As I've been saying, there's not a ton of blood of in the movie, especially given that it was made during the height of the slasher genre, but Richard Franklin was still probably obligated to put some in to satisfy gorehounds and what is here will definitely do so. It doesn't seem like it's going to be bloody at all at first since the first death, that of Toomey, has only one, bloodless slash across the left eye and the rest of it occurs off-camera. However, the deaths become increasingly graphic from the second one on. When the teenage boy gets knifed down in the fruit cellar, you get some nasty close-ups of the stab wounds in his back and the knife's blood-covered blade, punctuated by his hand slowly sliding down the inside of the window as he dies. The bloodiest scene in the entire movie isn't even a kill but the moment when Norman and Mary discover the blood-soaked towel that was used to cover up the mess from the boy's murder jammed down in the toilet. When Norman hears the toilet making noises that signify it's backed up, he flushes it and it overflows with bloody water. There's some much blood down there, in fact, that it starts coming up through the sink (a shot that made me think of the 80's version of The Blob, which I had just watched like the day before), letting us know that what we saw of the kid's death wasn't even the half of it. Following a hideous close-up of Mrs. Bates' exhumed corpse in the cemetery (which, while a nice effect, looks a little too fresh given how old it must be by this point), we get the movie's grisliest actual death, which is that of Lila when she goes down into the fruit cellar in order to put on her "Mother" costume, only to be ambushed by Ms. Spool. She gets the butcher knife jammed right through her mouth and out the back of her neck, a kill that definitely makes you go, "Ooh, shit!", and is a fitting end for her given what she was trying to do to Norman. Similarly horrific is Dr. Raymond's death. After Mary accidentally stabs him in the chest, leaving the knife sticking out, he falls over the railing and lands on the edge of the stairwell down below, jamming the knife even further into him. But as wince-inducing as that was, it's nothing compared to what happens next. As the deranged Norman backs Mary down into the cellar, she continuously stabs at him with the knife, getting him in the palm of his right hand (admittedly, the prosthetic hand there does look fake, as does that of Lila's head when the knife stabs into her mouth, but it's onscreen so quick that it's hardly an issue), and in his left shoulder, and then, Norman grabs the blade and Mary pulls it back, slicing open his hands as blood streams out between his fingers. God, that shot drives me nuts! And the last kill, that of Ms. Spool, may be the most bloodless in the entire film, but it's still shocking since Norman hadn't done anything remotely violent before and because of the brutal impact, the overhead shot of her convulsing body on the floor, and Norman casually whistling afterward as he puts away the shovel and draws the shade on the window.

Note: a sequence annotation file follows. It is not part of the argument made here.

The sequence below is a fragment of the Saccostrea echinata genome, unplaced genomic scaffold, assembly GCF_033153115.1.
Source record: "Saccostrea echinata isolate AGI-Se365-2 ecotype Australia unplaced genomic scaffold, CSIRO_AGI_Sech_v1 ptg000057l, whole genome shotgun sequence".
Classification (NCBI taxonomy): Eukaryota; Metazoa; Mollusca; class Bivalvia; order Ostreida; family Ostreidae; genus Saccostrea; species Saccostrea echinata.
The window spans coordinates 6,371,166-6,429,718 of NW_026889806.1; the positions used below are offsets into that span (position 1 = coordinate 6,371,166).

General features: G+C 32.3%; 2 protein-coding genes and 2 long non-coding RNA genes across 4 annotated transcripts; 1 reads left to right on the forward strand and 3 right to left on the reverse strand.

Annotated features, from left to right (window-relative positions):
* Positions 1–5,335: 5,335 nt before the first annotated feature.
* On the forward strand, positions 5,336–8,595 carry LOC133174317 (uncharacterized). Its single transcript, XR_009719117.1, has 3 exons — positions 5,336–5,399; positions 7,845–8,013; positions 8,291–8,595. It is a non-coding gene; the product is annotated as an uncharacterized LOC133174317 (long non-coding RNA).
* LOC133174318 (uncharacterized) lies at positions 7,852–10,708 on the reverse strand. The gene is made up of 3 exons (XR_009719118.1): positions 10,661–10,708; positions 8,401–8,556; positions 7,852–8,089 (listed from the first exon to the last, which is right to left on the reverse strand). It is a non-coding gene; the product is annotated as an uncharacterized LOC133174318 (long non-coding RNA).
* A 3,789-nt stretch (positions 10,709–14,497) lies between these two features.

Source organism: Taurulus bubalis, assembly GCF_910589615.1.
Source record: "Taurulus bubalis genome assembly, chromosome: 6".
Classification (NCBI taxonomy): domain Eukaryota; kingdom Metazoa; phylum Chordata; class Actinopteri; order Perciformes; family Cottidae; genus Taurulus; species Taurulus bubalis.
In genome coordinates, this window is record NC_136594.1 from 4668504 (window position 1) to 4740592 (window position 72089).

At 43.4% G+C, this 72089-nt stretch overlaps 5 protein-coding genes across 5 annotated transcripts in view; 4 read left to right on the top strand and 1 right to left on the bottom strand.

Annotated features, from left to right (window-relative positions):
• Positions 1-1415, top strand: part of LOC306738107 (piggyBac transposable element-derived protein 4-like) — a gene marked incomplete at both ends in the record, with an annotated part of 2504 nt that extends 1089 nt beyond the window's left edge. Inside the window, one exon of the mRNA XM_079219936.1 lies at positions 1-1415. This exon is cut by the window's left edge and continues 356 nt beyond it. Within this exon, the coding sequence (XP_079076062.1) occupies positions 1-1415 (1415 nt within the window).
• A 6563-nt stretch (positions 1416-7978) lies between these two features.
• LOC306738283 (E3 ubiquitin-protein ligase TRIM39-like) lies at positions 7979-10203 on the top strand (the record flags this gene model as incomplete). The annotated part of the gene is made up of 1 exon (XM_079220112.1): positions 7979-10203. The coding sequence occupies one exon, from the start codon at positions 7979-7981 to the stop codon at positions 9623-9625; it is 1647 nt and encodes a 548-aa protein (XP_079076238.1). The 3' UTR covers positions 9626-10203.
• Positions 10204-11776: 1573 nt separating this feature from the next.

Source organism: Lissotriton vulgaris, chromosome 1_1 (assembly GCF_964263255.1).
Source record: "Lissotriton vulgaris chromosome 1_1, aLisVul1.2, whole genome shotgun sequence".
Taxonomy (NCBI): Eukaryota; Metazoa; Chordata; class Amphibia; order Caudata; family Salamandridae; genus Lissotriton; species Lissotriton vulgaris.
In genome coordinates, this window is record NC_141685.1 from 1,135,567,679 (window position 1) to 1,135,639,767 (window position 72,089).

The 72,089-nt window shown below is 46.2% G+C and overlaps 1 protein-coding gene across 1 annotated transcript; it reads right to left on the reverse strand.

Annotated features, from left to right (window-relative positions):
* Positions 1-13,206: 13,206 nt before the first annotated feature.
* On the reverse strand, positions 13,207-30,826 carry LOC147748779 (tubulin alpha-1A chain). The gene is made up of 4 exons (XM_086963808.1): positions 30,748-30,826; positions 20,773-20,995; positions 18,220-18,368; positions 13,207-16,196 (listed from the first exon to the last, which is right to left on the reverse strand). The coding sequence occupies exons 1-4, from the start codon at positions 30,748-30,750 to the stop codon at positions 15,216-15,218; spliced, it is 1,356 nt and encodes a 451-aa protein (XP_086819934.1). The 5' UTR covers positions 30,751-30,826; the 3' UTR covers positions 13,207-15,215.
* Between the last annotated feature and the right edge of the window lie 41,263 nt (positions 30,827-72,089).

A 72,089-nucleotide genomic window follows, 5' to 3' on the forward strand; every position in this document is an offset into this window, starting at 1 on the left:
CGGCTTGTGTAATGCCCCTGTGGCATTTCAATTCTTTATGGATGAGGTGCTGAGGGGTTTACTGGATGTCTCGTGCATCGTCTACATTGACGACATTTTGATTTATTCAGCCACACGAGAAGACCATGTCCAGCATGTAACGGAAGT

If I have any major problem with Psycho II, it's that the mystery at times gets a little too tricky, where it's sometimes hard to pinpoint exactly who's doing what. By the end of the movie, we know that Lila and Mary were the ones leaving the notes and, at first, calling Norman, pretending to be his mother, while Ms. Spool was the one who killed everybody. Also, at one point, Norman gets a phone-call that was possibly from Ms. Spool, telling him that she's his real mother (you'll see why I said "possibly" in a minute). However, there are some moments that are downright confusing even in hindsight. The biggest example is after the scene in the bathroom with the blood, where Mary sees someone watching her through the hole in the wall and discovers that whoever it was did so from Mrs. Bates' bedroom. As she's looking through the hole herself, the face of woman suddenly appears on the other side, frightening her. As quick as it is, though, you can tell that it's the face of a woman much younger than Ms. Spool; in fact, it looks much more like Lila, making it very possible that she was snooping around the house and did lie to Mary the next day when she said she went back to her hotel after they talked in the Bates Motel parlor (and why it's also possible to believe that she was the one killed that teenage boy). But then, there's a moment afterward where Norman is looking around downstairs, knife in hand, and hears the sound of a woman's voice calling for him. The question is, is he imagining that or is it actually either Ms. Spool or Lila calling for him? And if it was either of them, what exactly were they planning on doing if he followed the sound of their voice, especially if it was Lila? Also, going back to an early scene in the film where Norman finds one of the notes on the little wheel in the diner where the waitresses put the orders, when exactly did Mary have time to put that note on the wheel when we only saw her put one piece of paper on there after she arrived, one which, when you count it up with the two another waitress put there when the camera pans up to it, is clearly just an order? Was it already there? Did Mary come by early when the diner wasn't open yet and put it there? If so, how come no one saw it before? Also, they try to make a big mystery about the note suddenly disappearing after Norman sees it when we saw him take it off the wheel and toss it upon reading it. Maybe he was frazzled after everything that happened and he forgot that he did that or maybe the mystery is supposed to be who picked it up and got rid of it afterward, although they focus on the wheel. It also seems that things are happening off-camera that we only hear about, like when Mary accuses Lila of having called him recently, even though, to our knowledge, a phone call hasn't happened for a while by that point. Again, was it Lila or Ms. Spool? And if that's the case, did Ms. Spool's call to Norman about her being his real mother happen that first time he believed he was talking to his mother or was it another off-screen moment? These complex parts of the plot don't ruin the movie (some of them manage to add to the mystery, which was the point) but, when you try to sort them all out, it can be quite maddening.